What’s been cracking in the world of business throughout March? We nailed down the most pressing news for Aussie small businesses (that might actually affect you).

We have the ATO chasing tax debts, the Fair Work Commission making decisions on the national minimum wage, and more steadying of interest rates and inflation.

Let’s dive in.

The ATO backtracks and calls in previously ‘written off’ tax debts

In a move that has raised eyebrows and stoked backlash from at least two federal Ombudsmen in a recent report, the ATO has resurrected old tax debts that had been previously ‘written off’.

The ATO is owed tens of billions of dollars in income tax debt, mostly by individuals and the self-employed. Despite being owed these sums however, many of these debts were previously written off as “uneconomical to pursue”.

Despite this, there has been a renewed pursuit of these debts by the ATO in a move criticised by some.

Thousands of Australian individuals and small businesses are now being hit with debts that they may have not been aware even existed – and were invisible on their MyGov account.

Many report that their tax agents informed them there was no debt. This is changing, threatening many with financial hardship, as interest is applied to these previously written off and often ‘invisible’ tax debts.

In a report issued by the Commonwealth Ombudsman and Taxation Ombudsman, there was criticism that the reactivation of very old debts was causing undue financial pressure and constituted an unfair practice.

“While the law may require agencies to take certain action, agencies are responsible for determining how they take that action in a way that minimises distress to affected and impacted people,” the joint report said.

Independent MP Andrew Wilkie also weighed in on the debate.

“The ATO should consider waiving a debt in extreme circumstances […] When these debts have been almost lost in history, when they haven’t appeared in (people’s) online accounts, and taxpayers have lost visibility of these debts, they shouldn’t then just out of the blue get a threatening letter saying that the money will be taken out of their next tax return,” Mr. Wilkie says.

The changes also affect many Australian small businesses, now that the ATO has reactivated and pursued billions of debt previously put on hold during the pandemicAll eyes will be on the ATO to see how they respond.

Unions set to battle businesses for rise to minimum wages and award pay

The Australian council of trade unions (ACTU) is pushing for a modest increase to minimum award rates. In an upcoming wage review the ACTU is pipped to negotiate a 5 per cent pay rise.

This would mean that the national minimum wage would be boosted from the current level of $23.23 per hour to $24.38 per hour.

The upcoming wage review will be conducted by the Fair Work commission, and the rulings would take hold from July 1 2024.

The wide-reaching review will affect close to 2.8 million award and minimum wage earners.

The ACTU’s position on the need for a wage increase is likely to be disputed by many business owners, who say they are operating in a high cost, low profit environment. However, the ACTU argues that low and minimum wage earners are being hit the hardest by inflation and require better pay to keep their heads above water.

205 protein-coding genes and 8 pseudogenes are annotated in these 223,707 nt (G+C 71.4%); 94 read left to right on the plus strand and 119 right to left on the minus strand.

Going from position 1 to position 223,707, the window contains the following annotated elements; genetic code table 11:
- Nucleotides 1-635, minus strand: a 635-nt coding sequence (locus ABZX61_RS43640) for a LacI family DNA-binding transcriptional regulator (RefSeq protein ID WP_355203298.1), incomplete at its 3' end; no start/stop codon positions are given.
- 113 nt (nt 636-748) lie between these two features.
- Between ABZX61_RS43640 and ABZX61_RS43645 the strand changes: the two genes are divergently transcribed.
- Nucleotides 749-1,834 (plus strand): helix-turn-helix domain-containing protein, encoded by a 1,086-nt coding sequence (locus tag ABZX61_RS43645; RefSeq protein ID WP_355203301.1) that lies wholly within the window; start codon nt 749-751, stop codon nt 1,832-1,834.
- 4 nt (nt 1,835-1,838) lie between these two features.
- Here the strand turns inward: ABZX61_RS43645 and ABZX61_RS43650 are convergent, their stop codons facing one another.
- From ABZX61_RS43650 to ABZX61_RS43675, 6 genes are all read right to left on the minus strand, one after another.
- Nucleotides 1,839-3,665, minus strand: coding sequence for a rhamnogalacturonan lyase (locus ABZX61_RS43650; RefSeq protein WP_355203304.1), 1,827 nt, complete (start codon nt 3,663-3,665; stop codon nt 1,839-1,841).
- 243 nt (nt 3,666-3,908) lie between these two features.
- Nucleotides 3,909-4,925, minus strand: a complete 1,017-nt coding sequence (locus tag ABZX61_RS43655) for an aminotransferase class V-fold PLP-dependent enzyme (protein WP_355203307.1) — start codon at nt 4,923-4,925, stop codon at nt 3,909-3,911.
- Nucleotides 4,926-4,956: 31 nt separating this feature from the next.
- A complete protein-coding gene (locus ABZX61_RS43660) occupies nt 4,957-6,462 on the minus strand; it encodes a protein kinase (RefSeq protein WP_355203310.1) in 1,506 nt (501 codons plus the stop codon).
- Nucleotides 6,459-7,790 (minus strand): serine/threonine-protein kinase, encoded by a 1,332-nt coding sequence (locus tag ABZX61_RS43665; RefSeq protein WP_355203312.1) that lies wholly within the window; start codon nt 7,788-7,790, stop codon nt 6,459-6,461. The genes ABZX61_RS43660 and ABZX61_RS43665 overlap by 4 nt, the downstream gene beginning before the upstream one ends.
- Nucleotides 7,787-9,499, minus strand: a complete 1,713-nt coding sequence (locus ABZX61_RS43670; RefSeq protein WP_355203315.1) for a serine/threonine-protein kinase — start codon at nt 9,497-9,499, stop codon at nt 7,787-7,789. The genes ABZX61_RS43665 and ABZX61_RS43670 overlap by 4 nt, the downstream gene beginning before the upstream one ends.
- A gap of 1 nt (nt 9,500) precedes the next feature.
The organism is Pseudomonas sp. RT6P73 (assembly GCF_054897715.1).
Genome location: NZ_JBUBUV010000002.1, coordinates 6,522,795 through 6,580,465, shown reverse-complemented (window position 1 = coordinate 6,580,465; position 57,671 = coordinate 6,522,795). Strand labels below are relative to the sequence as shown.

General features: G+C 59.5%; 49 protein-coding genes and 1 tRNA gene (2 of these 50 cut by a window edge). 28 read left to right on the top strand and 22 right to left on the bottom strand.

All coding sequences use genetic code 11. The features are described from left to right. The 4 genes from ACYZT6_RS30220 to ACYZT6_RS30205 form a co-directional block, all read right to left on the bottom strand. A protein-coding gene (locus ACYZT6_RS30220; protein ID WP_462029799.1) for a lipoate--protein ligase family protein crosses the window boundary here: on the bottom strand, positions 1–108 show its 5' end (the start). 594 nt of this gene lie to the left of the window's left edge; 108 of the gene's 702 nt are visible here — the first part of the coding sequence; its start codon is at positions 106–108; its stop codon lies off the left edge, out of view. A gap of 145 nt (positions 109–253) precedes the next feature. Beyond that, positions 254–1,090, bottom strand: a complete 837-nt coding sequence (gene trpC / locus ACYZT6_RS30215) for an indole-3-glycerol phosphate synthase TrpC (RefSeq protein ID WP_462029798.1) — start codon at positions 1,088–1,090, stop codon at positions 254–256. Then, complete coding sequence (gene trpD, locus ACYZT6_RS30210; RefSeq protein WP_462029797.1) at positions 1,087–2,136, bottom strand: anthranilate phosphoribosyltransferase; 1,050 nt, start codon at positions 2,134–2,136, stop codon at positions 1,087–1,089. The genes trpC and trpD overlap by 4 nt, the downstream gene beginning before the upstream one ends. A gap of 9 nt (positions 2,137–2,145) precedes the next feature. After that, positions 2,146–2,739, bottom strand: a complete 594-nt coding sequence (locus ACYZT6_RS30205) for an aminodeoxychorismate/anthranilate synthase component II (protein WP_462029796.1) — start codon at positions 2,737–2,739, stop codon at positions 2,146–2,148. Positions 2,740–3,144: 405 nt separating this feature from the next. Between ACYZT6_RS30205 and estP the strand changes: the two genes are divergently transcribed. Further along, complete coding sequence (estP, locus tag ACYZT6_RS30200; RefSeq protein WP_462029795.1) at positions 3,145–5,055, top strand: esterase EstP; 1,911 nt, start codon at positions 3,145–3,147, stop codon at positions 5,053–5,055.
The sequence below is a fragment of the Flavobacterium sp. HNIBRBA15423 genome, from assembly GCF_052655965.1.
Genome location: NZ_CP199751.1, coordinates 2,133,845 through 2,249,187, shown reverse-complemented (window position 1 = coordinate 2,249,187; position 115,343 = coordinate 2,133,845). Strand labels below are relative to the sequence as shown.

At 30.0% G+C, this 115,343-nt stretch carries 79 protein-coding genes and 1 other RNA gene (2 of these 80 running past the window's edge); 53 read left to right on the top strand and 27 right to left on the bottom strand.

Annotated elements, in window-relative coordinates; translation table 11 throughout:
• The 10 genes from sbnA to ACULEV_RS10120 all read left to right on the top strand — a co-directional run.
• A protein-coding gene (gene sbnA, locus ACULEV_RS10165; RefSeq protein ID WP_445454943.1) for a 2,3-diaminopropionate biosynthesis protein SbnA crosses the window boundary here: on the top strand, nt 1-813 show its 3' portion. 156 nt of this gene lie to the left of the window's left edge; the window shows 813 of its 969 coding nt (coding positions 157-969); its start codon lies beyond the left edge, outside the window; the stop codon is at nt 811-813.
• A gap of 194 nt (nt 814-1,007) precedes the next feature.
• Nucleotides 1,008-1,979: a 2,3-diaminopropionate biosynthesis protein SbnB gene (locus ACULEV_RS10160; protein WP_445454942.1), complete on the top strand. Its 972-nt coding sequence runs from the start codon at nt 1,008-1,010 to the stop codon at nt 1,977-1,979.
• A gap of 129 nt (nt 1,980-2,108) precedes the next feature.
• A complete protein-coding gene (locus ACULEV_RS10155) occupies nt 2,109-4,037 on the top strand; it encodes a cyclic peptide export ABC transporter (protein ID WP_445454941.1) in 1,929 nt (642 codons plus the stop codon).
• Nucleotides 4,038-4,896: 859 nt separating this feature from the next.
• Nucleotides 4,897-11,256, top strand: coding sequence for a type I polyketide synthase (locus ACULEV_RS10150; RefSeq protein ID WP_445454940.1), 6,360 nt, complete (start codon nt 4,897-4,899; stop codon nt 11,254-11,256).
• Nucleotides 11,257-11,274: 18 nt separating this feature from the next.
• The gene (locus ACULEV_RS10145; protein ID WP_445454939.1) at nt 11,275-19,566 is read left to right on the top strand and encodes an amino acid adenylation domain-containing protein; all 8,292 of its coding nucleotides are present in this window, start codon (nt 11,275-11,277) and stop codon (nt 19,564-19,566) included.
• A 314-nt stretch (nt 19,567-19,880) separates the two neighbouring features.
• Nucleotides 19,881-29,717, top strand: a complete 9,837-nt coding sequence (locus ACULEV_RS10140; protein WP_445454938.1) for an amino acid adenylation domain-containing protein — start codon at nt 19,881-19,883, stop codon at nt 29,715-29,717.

The ACTU lodged a submission saying that business profits are “well above pre-pandemic levels” and that businesses could handle the rise.

All is not so clear, with data from the Australian Bureau of Statistics (ABS) telling us that Australian business profits fell by 0.6% in the year to December.

One of Australia’s largest business organisations, the Australian Chamber of Commerce and Industry (ACCI), has already countered the union’s call for 5 per cent, saying that the rise should be “not more than 2 per cent”.

The chamber’s chief executive Andrew McKellar spoke to reporters in Canberra, defending their proposed 2 per cent rise.

“What we are seeing is clearly a situation where wages are one of the persistent cost factors that businesses are facing at the moment,” said Mr McKellar.

“Let’s make sure that we still provide the conditions where business can be encouraged to employ people as much as possible.”

Let’s see how this plays out.

Will we soon see interest rates fall?

Sick to the back teeth of interest rate news yet? Relief may be on the horizon.

Markets have been buoyed by the RBA’s decision this month to keep interest rates steady at 4.35%. Amid slowing inflation, the conversation around the possibility of impending rate cuts has begun to increase in volume.

What are the loudest voices saying about possible cuts?

On one hand we have AMP chief economist Shane Oliver ruminating about cuts in June, the CBA talking about September, and economists from NAB chattering about November.

On the other hand, we have those like ANZ CEO, Shayne Elliott and HSBC chief economist Paul Bloxham reticent to believe they’ll come before 2025.

Of course, nobody out there is cradling a crystal ball, but such high-profile musing builds confidence that rate cuts are soon to be on the cards.

With many individuals and business owners dealing with mortgage stress, a rate cut may be welcome news indeed.